409299 Thermoresponsive Properties and Mechanical Response of Highly Concentrated Aqueous Poly(L-proline) Solutions

Thursday, November 12, 2015: 4:45 PM
251C (Salt Palace Convention Center)
Manos Gkikas1, Reginald K. Avery2 and Bradley D. Olsen1, (1)Department of Chemical Engineering, Massachusetts Institute of Technology, Cambridge, MA, (2)Department of Biological Engineering, MIT, Cambridge, MA

The gelation behavior of the left helical N-substituted homopolypeptide poly(L-proline) (PLP) in water was explored, employing rheological and small-angle scattering studies at different temperatures and concentrations in order to investigate the network structure and its mechanical properties. Stiff gels were obtained at 10 wt. % or higher at 5oC, the first time gelation has been observed for homopolypeptides. It was found that, with temperature, the network transitions in D2O from a homogenous to a two-phase network, with broad scattering features of similar correlation length for all the examined high concentration PLP samples. A thermoresponsive transition was also achieved between 5 and 35oC, with moduli higher than gelatin, collagen and collagen-mimetic peptide gels, and higher/comparable to β-sheets gels. The brittle gels could tolerate strains of 1 % before yielding, and the linear properties were also independent of angular frequency over the range 0.001-100 rad/s, similar to proline-rich proteins, showing that the gel structure is not dynamic. The secondary structure and helical rigidity of PLP has large structural similarities to collagen, but in gels, the two materials show a different trend with temperature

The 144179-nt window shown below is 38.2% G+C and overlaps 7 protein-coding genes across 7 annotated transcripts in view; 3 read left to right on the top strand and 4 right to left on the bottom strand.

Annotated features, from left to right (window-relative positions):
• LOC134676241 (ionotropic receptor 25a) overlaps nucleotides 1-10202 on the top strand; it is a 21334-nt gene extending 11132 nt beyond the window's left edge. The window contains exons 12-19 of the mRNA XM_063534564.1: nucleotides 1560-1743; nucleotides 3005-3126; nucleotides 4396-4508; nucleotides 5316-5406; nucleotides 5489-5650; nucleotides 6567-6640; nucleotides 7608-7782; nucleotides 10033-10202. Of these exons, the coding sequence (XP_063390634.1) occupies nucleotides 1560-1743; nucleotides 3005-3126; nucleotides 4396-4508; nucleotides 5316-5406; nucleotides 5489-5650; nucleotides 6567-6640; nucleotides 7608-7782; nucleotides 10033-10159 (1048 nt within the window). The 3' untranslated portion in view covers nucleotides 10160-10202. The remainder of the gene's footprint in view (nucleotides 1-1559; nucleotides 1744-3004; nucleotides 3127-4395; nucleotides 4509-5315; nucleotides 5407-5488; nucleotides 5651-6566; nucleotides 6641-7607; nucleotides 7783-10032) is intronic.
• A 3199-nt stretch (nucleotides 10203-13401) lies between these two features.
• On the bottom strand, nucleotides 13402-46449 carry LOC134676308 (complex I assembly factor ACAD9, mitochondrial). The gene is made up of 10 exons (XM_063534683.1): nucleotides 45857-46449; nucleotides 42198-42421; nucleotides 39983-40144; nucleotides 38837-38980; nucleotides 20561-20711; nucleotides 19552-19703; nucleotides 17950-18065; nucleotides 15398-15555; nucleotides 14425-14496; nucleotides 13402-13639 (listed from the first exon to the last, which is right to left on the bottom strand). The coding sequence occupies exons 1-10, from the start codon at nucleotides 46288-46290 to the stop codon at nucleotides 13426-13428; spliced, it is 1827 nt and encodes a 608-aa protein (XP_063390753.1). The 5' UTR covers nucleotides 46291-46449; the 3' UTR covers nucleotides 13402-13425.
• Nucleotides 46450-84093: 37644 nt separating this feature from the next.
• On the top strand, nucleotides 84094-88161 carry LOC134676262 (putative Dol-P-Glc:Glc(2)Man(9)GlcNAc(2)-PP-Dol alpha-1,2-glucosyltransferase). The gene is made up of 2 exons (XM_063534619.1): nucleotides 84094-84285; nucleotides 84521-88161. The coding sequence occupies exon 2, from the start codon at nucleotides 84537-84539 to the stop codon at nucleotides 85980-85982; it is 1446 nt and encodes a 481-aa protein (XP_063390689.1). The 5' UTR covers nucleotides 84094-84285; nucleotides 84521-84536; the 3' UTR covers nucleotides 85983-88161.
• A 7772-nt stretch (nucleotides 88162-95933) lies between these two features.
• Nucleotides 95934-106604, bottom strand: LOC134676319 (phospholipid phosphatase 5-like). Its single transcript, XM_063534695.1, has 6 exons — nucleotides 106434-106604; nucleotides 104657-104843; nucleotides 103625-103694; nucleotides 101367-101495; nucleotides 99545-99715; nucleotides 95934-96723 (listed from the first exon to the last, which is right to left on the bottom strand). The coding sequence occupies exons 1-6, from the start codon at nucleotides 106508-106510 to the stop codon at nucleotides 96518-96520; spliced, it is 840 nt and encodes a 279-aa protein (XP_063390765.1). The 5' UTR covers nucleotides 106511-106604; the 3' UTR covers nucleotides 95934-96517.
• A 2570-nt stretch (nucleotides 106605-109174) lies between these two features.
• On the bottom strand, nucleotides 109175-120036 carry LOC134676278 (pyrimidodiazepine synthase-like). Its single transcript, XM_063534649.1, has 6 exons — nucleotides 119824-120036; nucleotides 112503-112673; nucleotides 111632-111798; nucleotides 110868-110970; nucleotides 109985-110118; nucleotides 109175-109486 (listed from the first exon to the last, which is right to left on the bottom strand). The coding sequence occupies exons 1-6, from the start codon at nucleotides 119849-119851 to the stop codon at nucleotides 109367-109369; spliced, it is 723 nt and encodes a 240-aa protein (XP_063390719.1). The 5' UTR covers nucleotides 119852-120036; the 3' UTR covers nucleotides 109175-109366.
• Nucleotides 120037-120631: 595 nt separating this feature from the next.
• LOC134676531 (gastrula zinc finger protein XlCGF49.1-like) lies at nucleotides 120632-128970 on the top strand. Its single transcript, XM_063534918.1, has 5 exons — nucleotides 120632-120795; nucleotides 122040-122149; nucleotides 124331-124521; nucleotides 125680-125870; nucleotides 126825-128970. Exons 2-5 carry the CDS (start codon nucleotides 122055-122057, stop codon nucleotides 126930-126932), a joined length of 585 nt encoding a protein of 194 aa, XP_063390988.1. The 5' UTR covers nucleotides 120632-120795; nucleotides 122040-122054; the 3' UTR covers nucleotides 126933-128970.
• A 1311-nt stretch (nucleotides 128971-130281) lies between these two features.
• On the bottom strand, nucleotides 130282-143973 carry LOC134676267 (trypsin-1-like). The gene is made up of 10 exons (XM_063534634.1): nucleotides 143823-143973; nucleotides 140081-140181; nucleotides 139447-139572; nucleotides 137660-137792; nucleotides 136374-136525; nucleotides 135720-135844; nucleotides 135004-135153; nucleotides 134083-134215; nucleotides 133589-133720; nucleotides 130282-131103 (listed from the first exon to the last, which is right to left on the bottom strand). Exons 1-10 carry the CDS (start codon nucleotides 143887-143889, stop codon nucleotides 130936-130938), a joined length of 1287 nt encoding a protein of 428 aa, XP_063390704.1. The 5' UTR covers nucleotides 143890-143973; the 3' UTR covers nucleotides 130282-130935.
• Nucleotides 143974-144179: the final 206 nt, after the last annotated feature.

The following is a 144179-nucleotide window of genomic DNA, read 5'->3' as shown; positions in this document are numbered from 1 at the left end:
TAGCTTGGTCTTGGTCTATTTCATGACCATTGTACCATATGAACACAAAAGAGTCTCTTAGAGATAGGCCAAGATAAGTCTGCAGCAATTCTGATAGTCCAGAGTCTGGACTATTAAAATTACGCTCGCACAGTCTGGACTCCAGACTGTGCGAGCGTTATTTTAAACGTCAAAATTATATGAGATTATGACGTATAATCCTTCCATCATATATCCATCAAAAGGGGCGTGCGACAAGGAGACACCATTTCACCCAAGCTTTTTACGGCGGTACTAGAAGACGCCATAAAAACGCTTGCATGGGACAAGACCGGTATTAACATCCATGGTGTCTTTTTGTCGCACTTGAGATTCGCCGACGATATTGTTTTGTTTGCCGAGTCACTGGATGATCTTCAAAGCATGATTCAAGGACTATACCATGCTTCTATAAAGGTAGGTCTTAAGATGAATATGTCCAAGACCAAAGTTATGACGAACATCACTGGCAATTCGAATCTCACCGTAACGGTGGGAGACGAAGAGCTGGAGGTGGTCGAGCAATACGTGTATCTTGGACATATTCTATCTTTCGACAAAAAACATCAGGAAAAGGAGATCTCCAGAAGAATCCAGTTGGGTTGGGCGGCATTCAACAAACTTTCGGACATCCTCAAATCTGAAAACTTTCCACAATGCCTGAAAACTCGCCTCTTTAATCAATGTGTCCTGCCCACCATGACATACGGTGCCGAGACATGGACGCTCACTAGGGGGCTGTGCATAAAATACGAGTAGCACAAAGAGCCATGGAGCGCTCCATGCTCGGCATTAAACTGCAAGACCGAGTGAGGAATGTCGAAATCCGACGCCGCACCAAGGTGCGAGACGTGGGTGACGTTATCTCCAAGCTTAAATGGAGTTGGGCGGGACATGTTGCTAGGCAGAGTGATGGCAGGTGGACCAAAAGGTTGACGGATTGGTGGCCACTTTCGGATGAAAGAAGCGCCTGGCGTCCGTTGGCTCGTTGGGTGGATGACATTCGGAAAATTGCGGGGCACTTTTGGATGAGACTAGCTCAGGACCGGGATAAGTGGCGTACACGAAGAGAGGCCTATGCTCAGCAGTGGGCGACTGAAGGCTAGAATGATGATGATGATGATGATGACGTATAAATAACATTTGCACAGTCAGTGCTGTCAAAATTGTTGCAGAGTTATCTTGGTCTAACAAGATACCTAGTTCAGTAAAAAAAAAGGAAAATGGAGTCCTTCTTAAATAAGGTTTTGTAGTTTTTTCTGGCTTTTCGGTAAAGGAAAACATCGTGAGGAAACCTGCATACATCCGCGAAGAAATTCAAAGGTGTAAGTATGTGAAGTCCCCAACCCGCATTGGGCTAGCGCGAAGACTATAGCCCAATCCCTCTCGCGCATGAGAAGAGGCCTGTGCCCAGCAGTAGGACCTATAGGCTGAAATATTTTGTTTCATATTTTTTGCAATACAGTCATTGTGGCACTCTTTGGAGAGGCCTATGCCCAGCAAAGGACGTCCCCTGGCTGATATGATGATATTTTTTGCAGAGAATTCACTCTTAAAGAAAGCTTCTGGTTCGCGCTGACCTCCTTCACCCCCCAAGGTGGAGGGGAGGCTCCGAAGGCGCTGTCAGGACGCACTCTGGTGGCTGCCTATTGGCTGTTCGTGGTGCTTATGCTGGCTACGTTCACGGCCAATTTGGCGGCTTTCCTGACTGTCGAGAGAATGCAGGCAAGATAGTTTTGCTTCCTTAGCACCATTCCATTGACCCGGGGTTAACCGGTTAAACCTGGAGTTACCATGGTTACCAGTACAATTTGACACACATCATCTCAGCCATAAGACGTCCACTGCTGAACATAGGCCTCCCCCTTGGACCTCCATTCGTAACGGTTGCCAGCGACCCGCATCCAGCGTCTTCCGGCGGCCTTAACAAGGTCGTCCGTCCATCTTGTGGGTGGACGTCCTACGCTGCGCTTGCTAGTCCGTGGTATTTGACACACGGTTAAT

Extended Abstract: File Not Uploaded
See more of this Session: Biomacromolecular Gels
See more of this Group/Topical: Materials Engineering and Sciences Division